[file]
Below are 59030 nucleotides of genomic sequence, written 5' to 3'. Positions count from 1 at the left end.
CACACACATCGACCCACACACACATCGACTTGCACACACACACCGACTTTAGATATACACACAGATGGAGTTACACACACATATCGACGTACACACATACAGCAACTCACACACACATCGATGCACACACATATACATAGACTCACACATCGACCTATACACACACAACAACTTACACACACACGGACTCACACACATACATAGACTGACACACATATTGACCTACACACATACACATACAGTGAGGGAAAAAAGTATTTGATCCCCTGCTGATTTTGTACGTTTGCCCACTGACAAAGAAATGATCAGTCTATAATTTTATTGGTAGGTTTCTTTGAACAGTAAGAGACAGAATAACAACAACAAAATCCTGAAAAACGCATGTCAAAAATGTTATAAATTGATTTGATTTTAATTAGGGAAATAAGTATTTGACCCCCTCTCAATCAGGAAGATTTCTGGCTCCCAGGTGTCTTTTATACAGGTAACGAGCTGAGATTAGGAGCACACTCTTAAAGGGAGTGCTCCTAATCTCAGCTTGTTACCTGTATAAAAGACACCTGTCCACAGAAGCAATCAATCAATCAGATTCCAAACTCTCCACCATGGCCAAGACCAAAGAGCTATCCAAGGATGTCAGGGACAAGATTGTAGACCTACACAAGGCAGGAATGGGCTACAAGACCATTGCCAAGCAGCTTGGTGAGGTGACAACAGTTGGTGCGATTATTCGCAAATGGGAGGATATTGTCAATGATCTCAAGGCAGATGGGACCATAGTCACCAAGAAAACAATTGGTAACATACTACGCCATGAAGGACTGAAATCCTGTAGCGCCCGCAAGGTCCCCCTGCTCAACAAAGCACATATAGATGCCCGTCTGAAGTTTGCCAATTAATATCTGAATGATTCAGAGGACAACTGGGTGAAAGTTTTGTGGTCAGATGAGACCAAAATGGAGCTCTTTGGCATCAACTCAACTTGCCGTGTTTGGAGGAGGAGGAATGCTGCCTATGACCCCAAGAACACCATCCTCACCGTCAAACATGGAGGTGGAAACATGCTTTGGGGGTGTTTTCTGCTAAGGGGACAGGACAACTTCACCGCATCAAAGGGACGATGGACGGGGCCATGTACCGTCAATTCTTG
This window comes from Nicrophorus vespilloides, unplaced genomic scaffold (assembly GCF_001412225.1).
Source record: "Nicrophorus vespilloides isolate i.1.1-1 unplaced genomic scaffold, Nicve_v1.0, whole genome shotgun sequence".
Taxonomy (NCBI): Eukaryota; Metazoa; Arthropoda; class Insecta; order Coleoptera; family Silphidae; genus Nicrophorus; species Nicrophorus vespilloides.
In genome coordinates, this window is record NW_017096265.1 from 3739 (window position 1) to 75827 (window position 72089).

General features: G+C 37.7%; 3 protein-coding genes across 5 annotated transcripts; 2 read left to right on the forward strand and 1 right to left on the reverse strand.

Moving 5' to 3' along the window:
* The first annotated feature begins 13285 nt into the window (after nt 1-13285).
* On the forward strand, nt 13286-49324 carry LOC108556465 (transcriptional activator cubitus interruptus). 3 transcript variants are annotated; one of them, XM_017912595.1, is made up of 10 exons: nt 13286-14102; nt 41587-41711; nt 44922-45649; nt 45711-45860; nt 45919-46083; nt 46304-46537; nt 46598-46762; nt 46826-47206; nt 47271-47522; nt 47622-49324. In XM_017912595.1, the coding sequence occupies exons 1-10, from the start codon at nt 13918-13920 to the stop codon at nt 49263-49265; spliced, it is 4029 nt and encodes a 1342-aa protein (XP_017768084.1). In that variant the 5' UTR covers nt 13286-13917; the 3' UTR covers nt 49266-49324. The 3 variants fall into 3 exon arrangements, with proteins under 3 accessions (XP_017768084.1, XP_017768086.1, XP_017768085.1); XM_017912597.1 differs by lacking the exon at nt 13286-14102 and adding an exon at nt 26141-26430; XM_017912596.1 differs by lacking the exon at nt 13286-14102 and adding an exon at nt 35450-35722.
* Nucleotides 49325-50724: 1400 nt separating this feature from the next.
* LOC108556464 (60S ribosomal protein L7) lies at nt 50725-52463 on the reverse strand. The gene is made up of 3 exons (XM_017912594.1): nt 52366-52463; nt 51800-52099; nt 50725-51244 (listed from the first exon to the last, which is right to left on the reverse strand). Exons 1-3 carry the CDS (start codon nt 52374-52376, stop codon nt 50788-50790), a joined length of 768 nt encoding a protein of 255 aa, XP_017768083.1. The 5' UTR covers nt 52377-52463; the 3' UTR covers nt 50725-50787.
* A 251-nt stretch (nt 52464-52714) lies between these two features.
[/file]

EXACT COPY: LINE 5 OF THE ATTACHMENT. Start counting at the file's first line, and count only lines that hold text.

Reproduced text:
Taxonomy (NCBI): Eukaryota; Metazoa; Arthropoda; class Insecta; order Coleoptera; family Silphidae; genus Nicrophorus; species Nicrophorus vespilloides.